48 khz might give flat response to a bit more than that.  Likely your hearing is limited to 20 khz or something lower.  So well done 44.1 is enough more is overkill.  Chances are you won't receive any benefit with higher sample rates.
 

This would only be true of original recordings.  Once on CD, it's 44.1, so 22KHz max, and even if those files are converted to 48KHz, there will be no additional high end response as it's already been limited by the record anti-alieas filter..

post #9 of 38

As already written, a 44.1kHz file is able to capture frequencies up to 22 kHz (half the sample rate). The human hearing is limited to 20 kHz anyway, sometimes a little higher (young people with excellent hearing), but often lower. So 44.1 kHz is definitely fine, especially for an iTune library.

 

Take the online test here : http://www.audiocheck.net/audiotests_frequencycheckhigh.php

 

You can download a 44.1 kHz .wav file, by clicking the down arrow. The file will prove two things: 1/ that a 44.1 kHz file is able to play a 22 kHz tone, and 2/ you probably won't hear the tone, because it is above your hearing limit.

post #10 of 38
Quote:
Originally Posted by audiosampling View Post

As already written, a 44.1kHz file is able to capture frequencies up to 22 kHz (half the sample rate).


thats with 16 bit audio i believe.

 

anyone know whats the case with 24 bit? i know theres no audible difference, im just interested

post #11 of 38
Quote:
Originally Posted by adamlr View Post

 

thats with 16 bit audio i believe.

anyone know whats the case with 24 bit? i know theres no audible difference, im just interested

 

It makes no difference regarding the maximum frequency that can be reproduced. It is 22.05 kHz (sample rate / 2) with 8, 16, or 24 bit samples.

post #12 of 38
Quote:
Originally Posted by adamlr View Post

thats with 16 bit audio i believe.

 

anyone know whats the case with 24 bit? i know theres no audible difference, im just interested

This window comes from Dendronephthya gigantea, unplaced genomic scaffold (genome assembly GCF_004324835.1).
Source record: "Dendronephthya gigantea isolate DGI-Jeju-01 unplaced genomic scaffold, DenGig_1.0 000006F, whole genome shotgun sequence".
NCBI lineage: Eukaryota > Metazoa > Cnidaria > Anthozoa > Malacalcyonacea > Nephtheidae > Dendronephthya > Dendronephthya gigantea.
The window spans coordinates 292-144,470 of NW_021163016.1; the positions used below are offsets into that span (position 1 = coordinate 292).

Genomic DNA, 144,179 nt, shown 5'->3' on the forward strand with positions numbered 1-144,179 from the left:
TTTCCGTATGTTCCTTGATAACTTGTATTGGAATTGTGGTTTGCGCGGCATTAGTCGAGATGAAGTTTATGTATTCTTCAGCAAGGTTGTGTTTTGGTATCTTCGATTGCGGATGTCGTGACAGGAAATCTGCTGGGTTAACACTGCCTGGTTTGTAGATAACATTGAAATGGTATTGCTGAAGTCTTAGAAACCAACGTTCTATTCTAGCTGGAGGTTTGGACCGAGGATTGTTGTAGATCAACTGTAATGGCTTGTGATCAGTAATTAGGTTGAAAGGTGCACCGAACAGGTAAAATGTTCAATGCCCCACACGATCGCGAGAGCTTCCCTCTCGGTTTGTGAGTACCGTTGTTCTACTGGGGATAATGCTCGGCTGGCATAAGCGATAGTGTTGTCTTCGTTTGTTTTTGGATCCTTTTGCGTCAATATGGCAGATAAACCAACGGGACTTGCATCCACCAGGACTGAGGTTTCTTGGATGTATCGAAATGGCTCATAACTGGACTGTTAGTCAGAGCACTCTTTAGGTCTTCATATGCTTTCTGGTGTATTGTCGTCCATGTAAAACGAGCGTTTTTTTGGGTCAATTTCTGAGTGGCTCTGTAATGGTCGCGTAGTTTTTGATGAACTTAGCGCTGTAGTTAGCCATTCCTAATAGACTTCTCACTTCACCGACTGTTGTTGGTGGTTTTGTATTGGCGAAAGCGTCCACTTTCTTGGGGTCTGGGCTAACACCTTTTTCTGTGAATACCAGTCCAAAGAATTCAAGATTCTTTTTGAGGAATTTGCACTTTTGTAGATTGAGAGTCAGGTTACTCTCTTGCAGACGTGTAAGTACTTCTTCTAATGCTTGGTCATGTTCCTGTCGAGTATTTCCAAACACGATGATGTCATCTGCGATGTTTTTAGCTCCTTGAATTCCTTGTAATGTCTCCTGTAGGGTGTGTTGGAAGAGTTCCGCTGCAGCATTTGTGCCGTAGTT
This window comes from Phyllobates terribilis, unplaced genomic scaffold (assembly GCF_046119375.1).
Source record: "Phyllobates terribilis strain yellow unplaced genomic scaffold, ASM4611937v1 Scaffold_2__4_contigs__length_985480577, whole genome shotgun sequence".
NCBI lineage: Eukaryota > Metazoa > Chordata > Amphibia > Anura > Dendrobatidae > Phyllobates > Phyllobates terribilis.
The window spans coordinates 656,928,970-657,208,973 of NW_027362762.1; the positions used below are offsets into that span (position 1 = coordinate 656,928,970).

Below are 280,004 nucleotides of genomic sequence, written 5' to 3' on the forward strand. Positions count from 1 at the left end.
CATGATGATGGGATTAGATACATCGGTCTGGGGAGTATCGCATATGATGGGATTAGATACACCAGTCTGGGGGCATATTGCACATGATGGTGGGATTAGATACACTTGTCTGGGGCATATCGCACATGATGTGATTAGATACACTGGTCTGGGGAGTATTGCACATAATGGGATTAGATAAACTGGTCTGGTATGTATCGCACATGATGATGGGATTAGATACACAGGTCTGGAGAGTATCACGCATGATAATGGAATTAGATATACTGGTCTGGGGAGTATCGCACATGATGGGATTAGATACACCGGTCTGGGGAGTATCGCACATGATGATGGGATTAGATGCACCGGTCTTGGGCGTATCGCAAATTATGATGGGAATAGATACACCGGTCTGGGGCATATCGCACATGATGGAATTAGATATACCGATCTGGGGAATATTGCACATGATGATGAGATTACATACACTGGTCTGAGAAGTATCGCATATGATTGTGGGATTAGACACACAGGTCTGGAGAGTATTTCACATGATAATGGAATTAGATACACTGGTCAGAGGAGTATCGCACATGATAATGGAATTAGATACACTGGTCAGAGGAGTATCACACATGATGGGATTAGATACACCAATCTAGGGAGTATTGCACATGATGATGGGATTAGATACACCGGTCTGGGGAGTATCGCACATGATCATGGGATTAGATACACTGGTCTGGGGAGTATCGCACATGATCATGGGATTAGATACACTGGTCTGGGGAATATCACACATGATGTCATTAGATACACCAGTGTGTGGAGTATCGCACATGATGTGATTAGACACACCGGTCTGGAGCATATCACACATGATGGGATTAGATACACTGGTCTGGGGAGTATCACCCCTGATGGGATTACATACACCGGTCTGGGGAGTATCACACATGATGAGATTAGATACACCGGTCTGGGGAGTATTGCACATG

Bit depth is for dynamics (such as here : http://www.audiocheck.net/audiotests_dynamiccheck.php) - not frequency response. Visit the link and check out if you can hear the lowest dynamics (it's a 16-bit test). If you can, then you may need 24-bit resolution...

post #13 of 38
Quote:
Originally Posted by stv014 View Post

 

It makes no difference regarding the maximum frequency that can be reproduced. It is 22.05 kHz (sample rate / 2) with 8, 16, or 24 bit samples.

thank you for explaining that, i was wondering.

Quote:
Originally Posted by audiosampling View Post

 

Bit depth is for dynamics (such as here : http://www.audiocheck.net/audiotests_dynamiccheck.php) - not frequency response. Visit the link and check out if you can hear the lowest dynamics (it's a 16-bit test). If you can, then you may need 24-bit resolution...


naaa, he got to -30 and i could barely hear him. im not surprised, ive never claimed to have super hearing or anything, i just gave it a try because you provided the link. mind you, i live in the town center, and i have a fan working, so my room is pretty noisey.

 

so bit depth is to provide for greater dynamics? huh, no wonder ~10 is enough... (i say enough based on ethan wieners famous bit degradation video, where ~10 bit was where i still felt no quality difference, and lower than that i did)

post #14 of 38
Quote:
Originally Posted by adamlr View Post


thats with 16 bit audio i believe.

 

anyone know whats the case with 24 bit? i know theres no audible difference, im just interested

...and as with sample frequency, converting from a lower to higher bit depth doesn't do anything audible, you can't increase dynamic range and push the noise floor of the original down.  If you made an original recording, possibly, but still highly unlikely because the dynamic range of any kind of music in a recording studio is barely the equivalent of 16 bits.  The main advantage to 24  bits originals is the convenience of post processing in production with more "room" to work in.

post #15 of 38
Quote:
Originally Posted by ultrabike View Post

Sample rate of 44.1 kHz means that the highest frequency you can in theory reproduce is just below 22.05 kHz. However, there are practical considerations regarding the reproduction of the digital samples that affect the 22.05 kHz region. 44.1 kHz sampling rate is not bad IMO, but 96 kHz might be a little better (allows for an easier and better behaving reconstruction filter and stuff.)

 

Well, the problems with reconstruction filters were true years back.  Practically speaking they aren't an issue anymore.  Nearly all modern DACs are some form of sigma-delta converter.  They upsample internally to much higher rates and use simple well behaved filters.  Most quote phase at 20 khz being +/- .5 degrees or maybe a couple degrees.  If you go to 96 khz, all you do usually is reduce the upsampling multiplier.  Lets say your DAC upsamples 48 khz by 128x, if you go to 96 khz many will then upsample 64x.

 

And as others have pointed out, if your original is 44 at 16 bits you cannot create additional information.